Oral-B Video Fails To Make Connection Between Toothbrushes And Father Love

Only 19 months into my tenure as a dad, it has become clear that I deserve more than a single day in my honor. Not to honk my own honker, but my son can often be found wearing clothes and shoes. He has only been exposed to “Blazing Saddles” on four separate occasions. Whenever he eats crayons, I provide nutritional counterbalance in the form of Apple Jacks. See? Fruit. I am the Genghis Khan of parental equanimity.

Thus for me and my fellow giants of contemporary paternity -- I'm joined on this particular Mount Rushmore by Larry King, Vince McMahon and Papa Smurf -- a single Hallmark-sanctioned Father's Day isn't adequate. No, there should be something along the lines of Father's Fortnight, during which we can avail ourselves of the finest meatball cubes and napping alcoves that IKEA has to offer. I shared this theory with my Wonder Woman of a wife, who has had approximately four minutes to herself since Junior was born. "Empathetic" is not an adjective I would use to characterize her response.



But yeah, I love the kid with a blind ferocity that I didn't think existed outside of the Octagon. I'm a sap of a dad. Any marketer that taps into this, even unwittingly, can count on my patronage. To wit: the day after I saw Michael and Lindsay Lohan sharing a banana on the way into family court, I bought Chiquita stock and a booked a vacation to Costa Rica.

That's why I'm so disappointed in Oral-B and its "Power of Dad" video. In theory, I should awwwww! my way through all 100 smirkless seconds of father/child bliss, each interaction as warm and natural as the next. A dad cradles his newborn. A dad throws batting practice for his toddler. A dad teaches his tween to shave and embraces his high-schooler on graduation day and escorts the adult product of his nurturing down the aisle. Its message, as I interpreted it right until the moment the campaign's tag line flashed on the screen: That even if dad can't master the most important tactical demands of fatherhood -- manning the barbecue, packing a car in accordance with the tenets of spatial dynamics -- he'll be just fine as  long as he can handle the emotional ones.

Oral-B, however, encourages a far different takeaway. The company would like you to process "Power of Dad" thusly: "Remember all those smiles that dad induced? Well, now you can return the favor by buying him a turbine-propelled toothbrush for Father's Day and watching as it transforms his smile into something out of the Tom Cruise canon. Think of it as a golf club for his gums." Framed SAT-analogy-style, it'd go something like dads:children :: unconditional love:toothbrushes.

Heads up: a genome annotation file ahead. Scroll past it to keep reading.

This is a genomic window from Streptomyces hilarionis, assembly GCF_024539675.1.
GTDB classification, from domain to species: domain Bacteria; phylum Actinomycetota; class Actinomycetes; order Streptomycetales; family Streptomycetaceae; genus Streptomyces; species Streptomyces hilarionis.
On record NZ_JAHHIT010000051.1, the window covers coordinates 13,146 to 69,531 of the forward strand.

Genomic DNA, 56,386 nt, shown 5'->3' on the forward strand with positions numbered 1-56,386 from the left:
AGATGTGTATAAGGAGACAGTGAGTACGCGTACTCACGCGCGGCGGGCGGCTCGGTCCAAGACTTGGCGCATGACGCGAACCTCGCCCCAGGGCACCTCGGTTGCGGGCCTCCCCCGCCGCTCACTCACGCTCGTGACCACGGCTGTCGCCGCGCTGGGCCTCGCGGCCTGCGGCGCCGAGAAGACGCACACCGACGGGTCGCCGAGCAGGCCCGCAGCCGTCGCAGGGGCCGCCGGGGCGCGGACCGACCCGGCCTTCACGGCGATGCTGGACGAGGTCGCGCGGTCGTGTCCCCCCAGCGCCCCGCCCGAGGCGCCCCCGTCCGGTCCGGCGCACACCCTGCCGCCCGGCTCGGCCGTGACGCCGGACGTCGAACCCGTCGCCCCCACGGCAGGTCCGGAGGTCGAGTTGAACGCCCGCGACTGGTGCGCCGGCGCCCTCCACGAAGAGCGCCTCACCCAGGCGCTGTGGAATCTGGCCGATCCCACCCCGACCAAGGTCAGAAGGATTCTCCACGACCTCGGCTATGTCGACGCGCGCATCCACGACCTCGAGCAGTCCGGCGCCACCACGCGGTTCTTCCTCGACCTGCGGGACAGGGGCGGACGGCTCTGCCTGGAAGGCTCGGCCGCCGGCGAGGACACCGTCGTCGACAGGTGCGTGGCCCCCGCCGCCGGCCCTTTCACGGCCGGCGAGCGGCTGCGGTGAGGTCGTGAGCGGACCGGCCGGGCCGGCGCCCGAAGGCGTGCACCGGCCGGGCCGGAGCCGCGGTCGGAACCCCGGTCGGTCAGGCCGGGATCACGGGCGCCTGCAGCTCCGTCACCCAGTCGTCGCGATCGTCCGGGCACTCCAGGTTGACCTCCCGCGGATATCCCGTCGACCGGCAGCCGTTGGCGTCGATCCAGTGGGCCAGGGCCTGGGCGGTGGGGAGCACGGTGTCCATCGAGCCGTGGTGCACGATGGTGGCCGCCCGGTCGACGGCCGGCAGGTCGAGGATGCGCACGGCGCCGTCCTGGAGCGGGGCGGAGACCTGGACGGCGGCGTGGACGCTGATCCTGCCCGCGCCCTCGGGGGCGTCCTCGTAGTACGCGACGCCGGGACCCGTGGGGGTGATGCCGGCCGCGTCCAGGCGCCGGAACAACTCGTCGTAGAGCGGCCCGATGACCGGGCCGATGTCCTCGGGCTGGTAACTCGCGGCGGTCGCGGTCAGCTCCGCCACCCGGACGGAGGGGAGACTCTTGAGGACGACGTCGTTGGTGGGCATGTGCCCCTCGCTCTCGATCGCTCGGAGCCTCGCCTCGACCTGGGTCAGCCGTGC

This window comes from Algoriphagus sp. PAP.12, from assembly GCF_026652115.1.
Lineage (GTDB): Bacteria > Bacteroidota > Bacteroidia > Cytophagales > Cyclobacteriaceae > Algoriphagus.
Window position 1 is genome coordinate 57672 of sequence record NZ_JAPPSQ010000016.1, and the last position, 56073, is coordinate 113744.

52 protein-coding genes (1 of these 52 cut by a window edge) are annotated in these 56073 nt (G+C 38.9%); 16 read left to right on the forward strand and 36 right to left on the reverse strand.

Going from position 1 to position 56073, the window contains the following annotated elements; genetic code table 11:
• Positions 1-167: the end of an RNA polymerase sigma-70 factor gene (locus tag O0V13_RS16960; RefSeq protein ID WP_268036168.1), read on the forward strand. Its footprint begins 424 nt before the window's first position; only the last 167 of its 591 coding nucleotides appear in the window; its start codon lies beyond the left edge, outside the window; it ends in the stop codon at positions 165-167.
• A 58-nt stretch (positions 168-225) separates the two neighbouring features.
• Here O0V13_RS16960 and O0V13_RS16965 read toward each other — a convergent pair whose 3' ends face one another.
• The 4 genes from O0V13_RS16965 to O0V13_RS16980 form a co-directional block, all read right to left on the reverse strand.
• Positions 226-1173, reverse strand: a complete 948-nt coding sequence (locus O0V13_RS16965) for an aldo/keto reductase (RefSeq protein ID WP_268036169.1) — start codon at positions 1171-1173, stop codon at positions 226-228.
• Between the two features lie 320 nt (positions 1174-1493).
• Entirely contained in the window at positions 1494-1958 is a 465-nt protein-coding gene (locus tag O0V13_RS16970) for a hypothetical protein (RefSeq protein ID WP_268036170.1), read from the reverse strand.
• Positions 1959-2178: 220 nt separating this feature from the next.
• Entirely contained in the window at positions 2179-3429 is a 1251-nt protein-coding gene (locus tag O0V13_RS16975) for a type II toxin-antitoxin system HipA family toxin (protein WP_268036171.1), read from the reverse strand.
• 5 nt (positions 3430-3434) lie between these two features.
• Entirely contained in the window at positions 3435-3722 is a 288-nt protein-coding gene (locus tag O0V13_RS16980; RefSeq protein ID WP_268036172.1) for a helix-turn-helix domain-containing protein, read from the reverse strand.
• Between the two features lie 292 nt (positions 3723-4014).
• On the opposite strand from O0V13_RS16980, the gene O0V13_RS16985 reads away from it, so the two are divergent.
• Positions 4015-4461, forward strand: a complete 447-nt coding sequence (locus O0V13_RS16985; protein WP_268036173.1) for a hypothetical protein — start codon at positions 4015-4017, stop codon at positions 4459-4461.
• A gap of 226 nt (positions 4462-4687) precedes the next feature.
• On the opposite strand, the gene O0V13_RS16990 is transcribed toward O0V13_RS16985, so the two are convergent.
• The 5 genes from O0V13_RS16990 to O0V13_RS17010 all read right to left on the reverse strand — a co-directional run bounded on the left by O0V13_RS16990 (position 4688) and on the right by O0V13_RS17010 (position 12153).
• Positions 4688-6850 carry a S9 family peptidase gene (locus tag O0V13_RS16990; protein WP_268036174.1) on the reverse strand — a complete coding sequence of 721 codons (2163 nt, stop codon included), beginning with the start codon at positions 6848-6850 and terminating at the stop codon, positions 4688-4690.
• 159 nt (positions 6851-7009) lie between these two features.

This trashes my opinion of everything associated with "Power of Dad," right down to its lovely, twinkly soundtrack. The too-forced connection undermines the content in the clip, rendering what was on initial viewing sweet and genuine thoroughly obnoxious and wildly overassumptive. You can't just announce the formation of an emotional bond; you have to work to forge one. You have to earn it.

I love my Oral-B toothbrush. It is my preferred weapon in the never-ending conflict that is oral-hygiene-vs.-rogue-celery-strands. Truly, my teeth and tongue are richer for their lifelong association with Oral-B products.

But I come away from "Power of Dad" with a compromised opinion of the brand. It wants me to rubber-stamp a connection with a product in a category that, its particular utility notwithstanding, doesn't stir a single emotion. This isn't a camera or a toy or a high chair. I'm not sure why "makes the best toothbrush" can't be enough in this particular instance.

2 comments about "Oral-B Video Fails To Make Connection Between Toothbrushes And Father Love".
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  1. Dan Gerlach from Storyfarm, June 13, 2013 at 5:06 p.m.

    Gee I didn't think it was THAT bad.

  2. Nance Rosen from NanceSpeaks!, June 13, 2013 at 9:49 p.m.

    In marketing, when you know the "what" but not the "how" - that's the icky outcome. Every marketer knows the product must have greater meaning. It must represent a connection to some quality of life the target segment aspires to. But, knowing isn't doing. What's missing is creating a metaphor to inspire awe and ignite desire. Sounds like a job for ZMET! (Of course, I come from Coke, so metaphors are us).

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